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September 27, 2016

Addiction: Desire For Connection?



"As I stand in the East, and the first rays of sunlight dance upon the horizon, I feel welcome. I feel connected. I feel like I belong."


The Journey is a rock musical I wrote about addiction and recovery. The stage production opens with the sun emerging over the horizon, gradually illuminating the silhouette of a lone figure standing with arms solemnly outstretched, reaching towards the sky. Narration refers to the sun's journey across the sky, likening this to the spiritual journey upon which this soul is about to embark.

The reference is to the Native American Medicine Wheel, a cyclical model that reflects the concept of the "circle of life." The Four Directions represent the four stages of a cycle: The sun rises in the East, the place of beginning. The day grows as the sun reaches a highest point before descending into darkness of the West and the day transitions into night. Finally, the day goes through a death as the sun disappears, only to return to the new beginning of East once again. The return to the East becomes a rebirth, or renewal.

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PROGRAMS AND WORKSHOPS

from Jim Savage

KEYNOTE PRESENTATIONS

TEEN SUBSTANCE ABUSE

FAMILY RECOVERY

WORKSHOPS AND SEMINARS

THE JOURNEY

SPIRITUALITY AND RECOVERY

STORYTELLING

with Jim Savage, LCDC

The

JOURNEY TO RECOVERY

Blog

This short little piece sets the stage for examining some pretty deep stuff when it comes to looking at where addiction fits with overall process of psycho-spiritual development.

"And the first rays of sunlight dance upon the horizon" refers to the magical moment that is the beginning of life. Original wholeness—the infant in the womb. A blissful experience with all needs met. As the narration suggests, the feeling is one of connection. But the narration also suggests things might not stay this way:

"Yet I know I will be leaving this place as it is time for my journey to begin."

Loss of original connection is a theme that has been portrayed in stories and metaphors since the beginning of time. Heroes leave the Kingdom to face challenges—they lose their connection to the King. Adam and Eve were cast out of the Garden, losing their connection to God. As a story about addiction and recovery, The Journey demonstrates how this loss of connection makes us vulnerable to falling into patterns of self-defeating behaviors in our attempt to "return to this place" and reclaim our original spiritual connection.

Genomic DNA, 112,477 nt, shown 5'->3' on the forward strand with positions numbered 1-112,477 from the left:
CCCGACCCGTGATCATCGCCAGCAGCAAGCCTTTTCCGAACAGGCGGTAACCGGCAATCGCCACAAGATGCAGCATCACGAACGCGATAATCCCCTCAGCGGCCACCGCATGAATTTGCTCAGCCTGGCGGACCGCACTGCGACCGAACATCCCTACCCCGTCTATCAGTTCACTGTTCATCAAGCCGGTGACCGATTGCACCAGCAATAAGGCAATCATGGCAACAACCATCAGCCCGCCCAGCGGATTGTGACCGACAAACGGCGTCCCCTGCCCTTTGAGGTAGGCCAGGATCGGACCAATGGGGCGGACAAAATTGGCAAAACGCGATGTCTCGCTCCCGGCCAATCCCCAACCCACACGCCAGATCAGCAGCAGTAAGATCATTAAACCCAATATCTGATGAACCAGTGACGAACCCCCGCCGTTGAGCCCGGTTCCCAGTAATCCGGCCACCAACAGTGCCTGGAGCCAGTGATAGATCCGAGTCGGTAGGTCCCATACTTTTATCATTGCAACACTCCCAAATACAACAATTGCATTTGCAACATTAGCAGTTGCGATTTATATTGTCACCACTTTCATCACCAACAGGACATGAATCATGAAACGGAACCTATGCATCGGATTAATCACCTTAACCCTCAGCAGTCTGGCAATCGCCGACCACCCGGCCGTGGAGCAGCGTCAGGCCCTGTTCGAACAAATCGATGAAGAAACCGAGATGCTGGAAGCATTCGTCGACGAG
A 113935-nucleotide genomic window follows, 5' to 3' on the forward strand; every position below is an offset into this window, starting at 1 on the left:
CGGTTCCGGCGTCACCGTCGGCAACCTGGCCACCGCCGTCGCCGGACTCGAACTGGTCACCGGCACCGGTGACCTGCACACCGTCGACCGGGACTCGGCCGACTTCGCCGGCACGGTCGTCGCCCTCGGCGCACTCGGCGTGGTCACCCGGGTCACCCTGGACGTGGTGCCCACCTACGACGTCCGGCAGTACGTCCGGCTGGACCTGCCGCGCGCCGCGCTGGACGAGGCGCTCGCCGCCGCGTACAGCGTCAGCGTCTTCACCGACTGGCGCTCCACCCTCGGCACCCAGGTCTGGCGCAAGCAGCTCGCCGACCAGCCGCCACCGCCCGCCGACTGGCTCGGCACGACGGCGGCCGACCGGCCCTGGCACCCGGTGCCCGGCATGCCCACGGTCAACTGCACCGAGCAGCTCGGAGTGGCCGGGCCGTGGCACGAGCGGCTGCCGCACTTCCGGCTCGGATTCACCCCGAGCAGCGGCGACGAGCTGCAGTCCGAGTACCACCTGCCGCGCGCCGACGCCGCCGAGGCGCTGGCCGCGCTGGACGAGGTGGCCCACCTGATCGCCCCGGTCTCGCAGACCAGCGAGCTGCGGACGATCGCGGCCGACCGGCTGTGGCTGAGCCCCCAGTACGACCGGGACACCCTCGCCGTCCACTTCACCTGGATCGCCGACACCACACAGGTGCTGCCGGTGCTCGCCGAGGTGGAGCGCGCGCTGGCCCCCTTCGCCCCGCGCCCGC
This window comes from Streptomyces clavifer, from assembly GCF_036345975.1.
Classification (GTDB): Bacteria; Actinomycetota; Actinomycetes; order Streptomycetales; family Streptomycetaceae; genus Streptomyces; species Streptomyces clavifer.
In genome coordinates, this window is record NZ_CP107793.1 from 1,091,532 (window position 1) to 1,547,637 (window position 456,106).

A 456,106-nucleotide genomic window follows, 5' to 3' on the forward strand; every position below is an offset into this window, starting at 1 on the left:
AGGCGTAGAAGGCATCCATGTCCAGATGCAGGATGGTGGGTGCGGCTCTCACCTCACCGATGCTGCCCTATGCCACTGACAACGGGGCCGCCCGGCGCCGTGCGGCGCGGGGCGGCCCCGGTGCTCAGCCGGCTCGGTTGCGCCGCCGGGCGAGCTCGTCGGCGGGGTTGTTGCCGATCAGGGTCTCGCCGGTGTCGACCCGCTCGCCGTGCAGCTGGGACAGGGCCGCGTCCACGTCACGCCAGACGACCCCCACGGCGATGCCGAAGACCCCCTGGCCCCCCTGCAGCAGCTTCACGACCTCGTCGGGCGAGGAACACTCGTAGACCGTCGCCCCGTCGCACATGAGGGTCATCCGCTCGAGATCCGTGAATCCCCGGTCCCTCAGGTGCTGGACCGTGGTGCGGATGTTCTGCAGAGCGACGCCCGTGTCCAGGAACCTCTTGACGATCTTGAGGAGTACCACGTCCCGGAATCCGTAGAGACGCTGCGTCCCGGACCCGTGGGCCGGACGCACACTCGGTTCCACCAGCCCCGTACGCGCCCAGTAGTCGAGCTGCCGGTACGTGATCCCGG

Addiction creates a deceptive dynamic that appears to meet needs relative to this desire for feeling whole and connected. Yet, as we hear at a later point in the program: "I thought I was trying to find myself. Looking back now, I see, that's where I began to lose myself." Misguided attempts to seek fulfillment become self-defeating behaviors that lead to further loss of self. Most addicts will acknowledge they were searching for something. The problem is, we don't know what we're searching for! It's not uncommon to hear people who have achieved "recovery" describe a renewed feeling of wholeness and fulfillment, and—perhaps most importantly—they find this within themselves as opposed to relying on something outside of themselves to provide their good feelings.

The journey to wholeness is one that comes full-circle: the Hero returns to the Kingdom and is transformed. The Sun returns to the East and brings a new day. This is every person's story. We return the the place where our journey began, and reclaim our original connection.

"The Journey" is the musical component of "The Journey To Recovery Program", a multi-media substance abuse treatment curriculum for adolescents and adults. LEARN MORE NOW >>